Opam's default solver is designed to maintain a set of packages over time,
minimising disruption when installing new programs and finding a compromise
solution across all packages (e.g. avoiding upgrading some library to prevent
uninstalling another program).
In many situations (e.g. a CI system building in a clean environment, a
project-local opam root, or a duniverse build) this is not necessary, and we
can get a solution much faster by using a different algorithm.
This package does that by using 0install's (pure OCaml) solver with opam
opam-0install binary with the packages you want to install:
$ dune exec -- opam-0install utop [NOTE] Opam library initialised in 0.16 s base-bigarray.base base-bytes.base base-threads.base base-unix.base camomile.1.0.2 charInfo_width.1.1.0 conf-m4.1 cppo.1.6.6 dune.2.1.3 dune-configurator.2.1.3 dune-private-libs.2.1.3 lambda-term.2.0.3 lwt.5.1.1 lwt_log.1.1.1 lwt_react.1.1.3 mmap.1.1.0 ocaml.4.09.0 ocaml-base-compiler.4.09.0 ocaml-config.1 ocamlbuild.0.14.0 ocamlfind.1.8.1 ocplib-endian.1.0 react.1.2.1 result.1.4 seq.base topkg.1.0.1 utop.2.4.3 zed.2.0.4 [NOTE] Solve took 0.25 s
Note: the first run may be slow, as the opam library it uses may decide to rebuild its index first.
opam-0install outputs the set of packages that should be installed (but doesn't install them itself).
The output is in a format suitable for use as input to
opam install $(opam-0install utop)
Note that it does not look at the current switch's OCaml version and may therefore choose a newer (or older) one.
You can pass the version explicitly to constrain it. e.g.
opam-0install utop ocaml.4.08.1
opam-0install utop 'ocaml<4.09'
You can also pass other packages and constraints here too, as with opam itself.
opam-0install will optimise the packages in order, so
opam-0install foo bar will always pick the
newest possible version of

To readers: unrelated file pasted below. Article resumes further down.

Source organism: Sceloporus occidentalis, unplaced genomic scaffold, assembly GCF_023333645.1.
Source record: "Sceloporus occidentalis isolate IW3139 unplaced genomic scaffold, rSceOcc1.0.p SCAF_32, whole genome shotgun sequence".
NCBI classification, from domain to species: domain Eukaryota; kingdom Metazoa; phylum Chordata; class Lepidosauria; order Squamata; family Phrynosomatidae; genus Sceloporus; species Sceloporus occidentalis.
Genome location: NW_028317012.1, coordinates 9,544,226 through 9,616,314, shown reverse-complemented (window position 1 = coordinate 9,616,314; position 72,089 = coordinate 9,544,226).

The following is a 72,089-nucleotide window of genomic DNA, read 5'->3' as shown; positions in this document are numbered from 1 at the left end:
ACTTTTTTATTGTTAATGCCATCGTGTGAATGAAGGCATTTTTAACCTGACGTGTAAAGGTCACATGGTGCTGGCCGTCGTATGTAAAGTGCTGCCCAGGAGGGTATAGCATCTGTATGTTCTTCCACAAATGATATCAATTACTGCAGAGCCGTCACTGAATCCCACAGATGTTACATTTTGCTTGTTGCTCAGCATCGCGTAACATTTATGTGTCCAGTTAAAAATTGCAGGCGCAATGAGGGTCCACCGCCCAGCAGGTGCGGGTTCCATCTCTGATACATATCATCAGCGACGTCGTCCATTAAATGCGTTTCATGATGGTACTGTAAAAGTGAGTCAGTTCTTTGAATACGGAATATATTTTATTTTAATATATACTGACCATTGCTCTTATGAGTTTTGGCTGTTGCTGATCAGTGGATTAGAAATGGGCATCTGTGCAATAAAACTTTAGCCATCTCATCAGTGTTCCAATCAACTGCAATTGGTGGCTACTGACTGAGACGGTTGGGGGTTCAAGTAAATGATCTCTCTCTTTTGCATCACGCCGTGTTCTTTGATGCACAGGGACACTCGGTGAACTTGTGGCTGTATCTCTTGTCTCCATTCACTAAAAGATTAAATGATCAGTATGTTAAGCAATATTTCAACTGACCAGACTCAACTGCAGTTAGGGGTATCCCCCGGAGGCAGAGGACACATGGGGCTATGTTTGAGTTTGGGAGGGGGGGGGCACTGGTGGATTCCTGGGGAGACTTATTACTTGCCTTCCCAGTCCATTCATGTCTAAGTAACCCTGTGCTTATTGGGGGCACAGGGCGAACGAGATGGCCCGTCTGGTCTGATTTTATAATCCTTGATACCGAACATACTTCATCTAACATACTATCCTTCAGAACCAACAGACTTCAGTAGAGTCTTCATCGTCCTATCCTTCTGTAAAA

foo, even if that means choosing an older version of
(but it will choose an older version of
foo if there is no other way to get
bar at all).
make test will run various tests (some fixed and some random) using
both opam-0install and opam's solver and compare the results.
When testing changes to the code, you may want to do:
dune exec -- ./test/dump.exe --jobs=NN baseline.csv [ make changes ] dune exec -- ./test/dump.exe --jobs=NN new.csv
dump.exe takes each package name in opam-repository and solves for it
individually, generating a CSV file with the solutions.
NN is the number of
processes to use to speed it up; use the number of cores your machine has.
Depending on the speed of your computer, this is likely to take several
You may want to use
--root to use a separate opam root directory, e.g.
opam init --no-setup --root ./opam-root /path/to/opam-repository
This means you can upgrade your default opam root without changing the test results.
To compare the results, use:
dune exec -- ./test/diff.exe baseline.csv new.csv
The library provides these sub-modules under
Solveris used to create a solver, given an
S.CONTEXT(source of opam packages).
Switch_contextgets packages from the user's opam switch, including any pinned packages.
Dir_contextreads the packages directly from a checkout of
Modelis used internally by
Solver. It provides the interface needed by 0install.
let env = Opam_0install.Dir_context.std_env ~arch:"x86_64" ~os:"linux" ~os_family:"debian" ~os_distribution:"debian" ~os_version:"10" () let context = Opam_0install.Dir_context.create "/tmp/opam-repository/packages" ~constraints:OpamPackage.Name.Map.empty ~env module Solver = Opam_0install.Solver.Make(Opam_0install.Dir_context) let () = let result = Solver.solve context [OpamPackage.Name.of_string "utop"] in match result with | Error e -> print_endline (Solver.diagnostics e) | Ok selections -> Solver.packages_of_result selections |> List.iter (fun pkg -> Printf.printf "- %s\n" (OpamPackage.to_string pkg))
The core 0install solver does not depend on the rest of 0install and just
provides a functor that can be instantiated with whatever package system you
like (see Simplifying the Solver With Functors). Zeroinstall_solver.S
describes the interface required by the
opam-0install provides an implementation of this interface using opam package
metadata. It's a little complicated because 0install doesn't support
alternatives in dependencies (e.g.
ocaml-config depends on
"ocaml-base-compiler" | "ocaml-variants" | "ocaml-system"). The mapping
introduces a "virtual" package in these cases (so
ocaml-config depends on a
virtual package that has three available versions, with dependencies on the
A virtual package is also created if you specify multiple packages on the command-line.